A review of
by Julia Slavin
Carnivore Diet, the first novel by Julia Slavin, takes place in a world in which post-apocalyptic disasters coexist in bland equipoise with everyday banalities like barbecues and marital infidelity. The carnivore of the title is a monster called a “chagwa,” which settles in the backyard of a typically untypical family—the son, Dylan, is a washed-up child actor, the ex-congressman father is in prison, and the mother, Wendy, is a pill addict. The chagwa stalks Dylan, kills almost everyone in sight, and yet somehow stays ineffable and cute.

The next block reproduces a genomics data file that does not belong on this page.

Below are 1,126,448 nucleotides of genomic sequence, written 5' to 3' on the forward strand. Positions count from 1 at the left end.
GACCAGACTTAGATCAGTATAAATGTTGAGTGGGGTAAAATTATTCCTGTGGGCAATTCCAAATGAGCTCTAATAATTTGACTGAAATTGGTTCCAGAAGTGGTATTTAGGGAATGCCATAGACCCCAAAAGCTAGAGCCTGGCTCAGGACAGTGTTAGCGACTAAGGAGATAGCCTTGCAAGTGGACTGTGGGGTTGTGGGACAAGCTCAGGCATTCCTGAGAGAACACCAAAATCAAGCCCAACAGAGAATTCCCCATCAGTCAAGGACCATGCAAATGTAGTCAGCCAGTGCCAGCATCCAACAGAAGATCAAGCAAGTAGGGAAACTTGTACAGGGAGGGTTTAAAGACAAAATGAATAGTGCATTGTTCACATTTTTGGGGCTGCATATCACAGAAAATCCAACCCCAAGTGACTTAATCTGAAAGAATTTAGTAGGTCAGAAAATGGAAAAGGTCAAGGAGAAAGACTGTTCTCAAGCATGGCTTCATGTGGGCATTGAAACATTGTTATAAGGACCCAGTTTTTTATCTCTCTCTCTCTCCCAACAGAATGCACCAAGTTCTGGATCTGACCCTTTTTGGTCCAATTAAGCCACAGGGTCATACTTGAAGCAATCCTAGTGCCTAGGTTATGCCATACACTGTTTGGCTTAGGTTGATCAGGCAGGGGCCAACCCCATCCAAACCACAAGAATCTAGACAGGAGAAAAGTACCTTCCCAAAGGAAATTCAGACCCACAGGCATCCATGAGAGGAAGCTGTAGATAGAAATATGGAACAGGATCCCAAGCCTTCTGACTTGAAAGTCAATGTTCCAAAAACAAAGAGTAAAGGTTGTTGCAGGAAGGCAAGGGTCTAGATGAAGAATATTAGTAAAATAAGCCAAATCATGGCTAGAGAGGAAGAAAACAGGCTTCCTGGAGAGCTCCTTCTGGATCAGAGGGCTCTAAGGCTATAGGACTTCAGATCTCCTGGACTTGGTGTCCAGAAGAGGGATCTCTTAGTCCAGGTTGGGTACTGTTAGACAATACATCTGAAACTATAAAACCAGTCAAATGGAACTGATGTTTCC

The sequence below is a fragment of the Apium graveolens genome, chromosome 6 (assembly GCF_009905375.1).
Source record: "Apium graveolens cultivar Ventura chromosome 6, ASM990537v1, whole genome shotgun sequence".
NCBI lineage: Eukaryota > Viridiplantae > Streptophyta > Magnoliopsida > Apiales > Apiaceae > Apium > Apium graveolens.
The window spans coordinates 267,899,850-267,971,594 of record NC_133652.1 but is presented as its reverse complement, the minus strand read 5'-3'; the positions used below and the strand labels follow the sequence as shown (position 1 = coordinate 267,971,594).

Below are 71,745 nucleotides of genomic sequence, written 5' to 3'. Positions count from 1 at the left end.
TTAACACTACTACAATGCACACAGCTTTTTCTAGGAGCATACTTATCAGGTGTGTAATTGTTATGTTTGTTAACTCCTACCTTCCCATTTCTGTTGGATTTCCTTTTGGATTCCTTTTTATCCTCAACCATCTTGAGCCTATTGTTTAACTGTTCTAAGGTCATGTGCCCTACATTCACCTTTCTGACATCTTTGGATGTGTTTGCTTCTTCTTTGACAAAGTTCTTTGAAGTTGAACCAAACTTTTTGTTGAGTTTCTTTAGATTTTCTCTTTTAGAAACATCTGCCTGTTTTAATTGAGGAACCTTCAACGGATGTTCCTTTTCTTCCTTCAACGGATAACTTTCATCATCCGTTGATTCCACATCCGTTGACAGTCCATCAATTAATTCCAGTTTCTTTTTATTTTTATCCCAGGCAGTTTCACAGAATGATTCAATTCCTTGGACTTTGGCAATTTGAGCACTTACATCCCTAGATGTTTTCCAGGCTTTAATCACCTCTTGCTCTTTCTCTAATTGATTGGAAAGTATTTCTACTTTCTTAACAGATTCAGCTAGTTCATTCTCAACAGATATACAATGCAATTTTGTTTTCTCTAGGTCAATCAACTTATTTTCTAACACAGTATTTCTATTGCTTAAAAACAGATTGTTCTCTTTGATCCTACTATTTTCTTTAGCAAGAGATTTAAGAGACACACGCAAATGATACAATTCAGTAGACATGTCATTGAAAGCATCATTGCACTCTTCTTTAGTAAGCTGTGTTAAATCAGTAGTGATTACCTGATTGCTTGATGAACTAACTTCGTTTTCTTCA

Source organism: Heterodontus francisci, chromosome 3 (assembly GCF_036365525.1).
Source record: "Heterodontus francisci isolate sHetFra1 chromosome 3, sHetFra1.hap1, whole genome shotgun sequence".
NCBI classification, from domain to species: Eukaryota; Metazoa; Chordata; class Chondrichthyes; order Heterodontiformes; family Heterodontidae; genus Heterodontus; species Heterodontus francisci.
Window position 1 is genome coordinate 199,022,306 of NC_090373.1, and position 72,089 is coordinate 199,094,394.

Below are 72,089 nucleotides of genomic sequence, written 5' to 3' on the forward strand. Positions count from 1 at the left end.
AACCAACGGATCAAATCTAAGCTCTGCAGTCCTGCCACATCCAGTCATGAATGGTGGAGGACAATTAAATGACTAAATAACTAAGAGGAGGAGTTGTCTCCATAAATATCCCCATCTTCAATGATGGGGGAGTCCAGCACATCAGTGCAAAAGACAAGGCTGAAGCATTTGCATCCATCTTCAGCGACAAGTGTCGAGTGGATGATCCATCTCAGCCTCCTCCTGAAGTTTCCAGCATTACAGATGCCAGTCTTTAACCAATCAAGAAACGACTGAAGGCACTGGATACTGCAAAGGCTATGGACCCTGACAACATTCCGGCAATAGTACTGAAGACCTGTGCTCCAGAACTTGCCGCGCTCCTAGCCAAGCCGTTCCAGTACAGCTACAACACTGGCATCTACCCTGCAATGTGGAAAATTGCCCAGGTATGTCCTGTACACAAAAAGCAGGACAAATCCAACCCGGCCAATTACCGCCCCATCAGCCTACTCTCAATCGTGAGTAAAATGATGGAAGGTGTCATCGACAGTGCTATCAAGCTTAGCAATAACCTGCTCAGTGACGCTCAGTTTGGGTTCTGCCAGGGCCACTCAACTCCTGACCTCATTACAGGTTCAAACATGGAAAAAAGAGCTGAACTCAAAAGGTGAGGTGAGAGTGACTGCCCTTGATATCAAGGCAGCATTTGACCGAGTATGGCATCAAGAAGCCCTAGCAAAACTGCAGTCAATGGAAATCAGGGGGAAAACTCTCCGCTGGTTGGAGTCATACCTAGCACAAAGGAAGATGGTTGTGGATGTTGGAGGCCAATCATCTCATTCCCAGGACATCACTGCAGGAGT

Though Carnivore Diet is chock full of slapstick—the characters keep hurrying around on fruitless errands; at one point, Dylan steals a pony, then returns it—there is almost no real plot. At no time do characters make choices under pressure and struggle to live on with the consequences, and the story doesn’t progress so much as gather up futilities. Wendy is failed by countless men: her husband, her doctor, her lover, and a swarthy, Clintonesque man of mystery named Ben Sotterberg, who seduces and dumps her. Medicine fails her, politics fail her, a stint in an asylum fails her, and, in a bit of insouciant political incorrectness, vegetarianism fails her. Many of her scenes take place in rooms with lavish buffets: Even luxury porn fails her. Failure is inscribed into this world where connections are impossible.
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